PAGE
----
A note on comparative approach is appropriate in a study which, like this one1, attempts to identify common ground on a particular issue shared by the Western monotheistic traditions of Judaism, Christianity and Islam. Comparative studies in religion have been generally criticized for oversimplifying the complex and intricate variations and divergences within each tradition for the purpose of typifying them in broad terms. Whereas it is not difficult to catalog broad categories like prophetic consciousness, the function of revelation and the religious-moral guidance based on it, and the salvation history shared by the Abrahamic faiths, special attention needs to be paid to the historical circumstances and social-political experiences of the respective communities that interacted with their religious orientation and shaped their attitudes, decisions, and actions.
 To be sure, the three basic ingredients of the religiously inspired world view are: (1) fundamental principles of the creed that provide the authoritative perspectives for interpreting contradictions and tensions in human existence; (2) the dispositions that are evoked by these perspectives; and, (3) the religious practices that reinforce both the creed and the disposition generated by it by means of special rituals and practices.2 When these basic ingredients are examined and verified against the relevant literature produced by the group within what Max Weber calls the "internal structure of cultural values" by which a religious community justifies its adoption of a practical solution to the ontological anxieties caused by existing fear of death and uncertain future, they may reveal the intricate relationship between the tradition and its contextual formulations and reinterpretations within a specific time and space.
 It is possible to assert from the outset that in
investigating the particular attitude regarding political
Western monotheistic traditions, the believers' opposition to or
resignation in the face of all violent means of attaining a
divinely ordained order would be settled in large measure by the
way in which the religion maintained its relationship with power
and legitimized the authority that exacted obedience to that power
in the name of a sacred authority. In other words, Islamic views on
activism or quietism, for instance, are part of a theory of
statecraft which defines the state as a means to promoting the
common good and as an instrument founded on the notions of an
omnipotent, omniscient and just God, of a humanity endowed with
volition and cognition, and of relations between the divine and
human will and act. There is little doubt that the beliefs,
attitudes, and practices of the religious subject demonstrate the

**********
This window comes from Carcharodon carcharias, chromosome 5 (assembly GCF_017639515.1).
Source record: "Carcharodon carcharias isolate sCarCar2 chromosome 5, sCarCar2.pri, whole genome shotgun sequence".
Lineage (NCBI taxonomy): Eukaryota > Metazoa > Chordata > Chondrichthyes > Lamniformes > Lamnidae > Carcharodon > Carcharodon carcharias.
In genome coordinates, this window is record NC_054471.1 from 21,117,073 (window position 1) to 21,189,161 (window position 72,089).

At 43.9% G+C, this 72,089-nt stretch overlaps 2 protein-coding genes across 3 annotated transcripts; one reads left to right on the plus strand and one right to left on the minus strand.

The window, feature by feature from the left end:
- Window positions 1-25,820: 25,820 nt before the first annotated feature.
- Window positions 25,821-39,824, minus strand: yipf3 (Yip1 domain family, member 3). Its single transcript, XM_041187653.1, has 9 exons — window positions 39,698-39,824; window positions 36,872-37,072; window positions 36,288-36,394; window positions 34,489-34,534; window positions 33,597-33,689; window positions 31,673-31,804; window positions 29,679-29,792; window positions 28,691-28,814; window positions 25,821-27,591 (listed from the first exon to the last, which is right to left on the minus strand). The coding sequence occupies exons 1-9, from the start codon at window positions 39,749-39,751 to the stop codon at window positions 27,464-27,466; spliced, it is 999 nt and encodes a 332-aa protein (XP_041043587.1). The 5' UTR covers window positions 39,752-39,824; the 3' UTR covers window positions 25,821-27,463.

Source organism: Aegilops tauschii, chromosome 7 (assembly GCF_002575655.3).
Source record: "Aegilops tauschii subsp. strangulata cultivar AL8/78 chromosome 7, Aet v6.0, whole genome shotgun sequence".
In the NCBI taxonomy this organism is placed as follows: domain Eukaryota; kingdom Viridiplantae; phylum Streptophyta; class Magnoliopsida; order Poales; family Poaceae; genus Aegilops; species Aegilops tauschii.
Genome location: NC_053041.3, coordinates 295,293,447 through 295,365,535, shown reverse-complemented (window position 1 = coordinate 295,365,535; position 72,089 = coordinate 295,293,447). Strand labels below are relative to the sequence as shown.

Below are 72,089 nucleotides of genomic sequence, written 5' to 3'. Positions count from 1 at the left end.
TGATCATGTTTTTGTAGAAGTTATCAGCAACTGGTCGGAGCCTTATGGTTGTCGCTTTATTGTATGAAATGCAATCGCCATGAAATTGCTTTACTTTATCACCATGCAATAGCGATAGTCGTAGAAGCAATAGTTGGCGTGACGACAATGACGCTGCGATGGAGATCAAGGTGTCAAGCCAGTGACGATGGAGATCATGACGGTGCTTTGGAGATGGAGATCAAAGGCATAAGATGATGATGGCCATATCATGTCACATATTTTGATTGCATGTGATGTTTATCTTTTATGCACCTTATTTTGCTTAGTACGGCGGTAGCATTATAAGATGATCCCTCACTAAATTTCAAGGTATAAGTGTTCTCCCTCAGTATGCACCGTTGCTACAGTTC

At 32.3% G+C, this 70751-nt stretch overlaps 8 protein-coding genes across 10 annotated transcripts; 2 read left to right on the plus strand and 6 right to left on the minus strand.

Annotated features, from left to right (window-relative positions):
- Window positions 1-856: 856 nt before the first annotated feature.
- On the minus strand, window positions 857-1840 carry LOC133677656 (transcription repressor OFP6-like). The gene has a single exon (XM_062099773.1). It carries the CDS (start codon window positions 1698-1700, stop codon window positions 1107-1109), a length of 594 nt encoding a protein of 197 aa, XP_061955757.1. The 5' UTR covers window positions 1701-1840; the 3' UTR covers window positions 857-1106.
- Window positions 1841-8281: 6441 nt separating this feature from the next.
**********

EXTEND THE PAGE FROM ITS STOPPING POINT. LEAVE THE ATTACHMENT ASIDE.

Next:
intricate developing relationship within the context of
socio-political history between the authoritative and determinative
teachings of a tradition and the emerging power to implement them
as normative for the creation of the religious polity. Moreover,
the beliefs and attitudes also determine the way the followers of
that tradition deal with the question of resistance and opposition
to the abuse of power or submission to it. Furthermore, the
ultimate outcome of this historical interplay between religion and
power is also reflected in the way people have responded to the
need to confront the obstacles to the realization of the idealized
vision of a religious polity on earth. In other words, religious
idealism has to interact with the realities that members of a given
society must reckon with and continuingly reevaluate it to make it
relevant in current circumstances.
Next: Justification for Violence in Islam, Part II: The Interplay between Religion and Power in Islam
1 This article developed out of the two papers presented at two conferences held during 1993-94. The first part was presented at the "Conference on Quietism and Pacifism in the Western Monotheistic Traditions" at Washington University; and the second part was presented at the "Conference on Religious Perspectives on Pacifism and Non-Violence in Situations of International Conflict" at the United States Institute of Peace. I would like to acknowledge my appreciation of the suggestions offered by the readers of the early draft of the work, and incisive criticisms offered by my colleagues and friends Professors James Childress at UVa and David Little at USIP.
2 David Little and Sumner B. Twiss, Comparative Religious Ethics: A New Method (New York: Harper and Row, 1978), p. 54-55.
3 I assume that in the present context quietism refers to political quietism and hence, is not to be confused with the quietism in the meaning of the late seventeenth-century devotional movement of the Catholic Church in Italy and France. See article QUIETISM in The Encyclopedia of Religion, Ed. Mircea Eliade (New York: Macmillan Publishing Co., 19..), Vol. 12/153-155.
4 Pacifism in the sense of nonviolence in the context of
the visions of a perfect society based on social harmony and
peaceful living is a relatively new term in the English language.
However, pacifism in the meaning of nonviolent approach to
confrontation, even in oppressive situations has been present in
the Abrahamic traditions as something divinely ordained in response
to conflict. The corollary of such a requirement is the suffering
of martyrdom (kiddush ha Shem in Judaism and shah_da in Islam
connote bearing witness to the divine order) by sacrificing
The Encyclopedia of Religion, Vol. 10/463-467.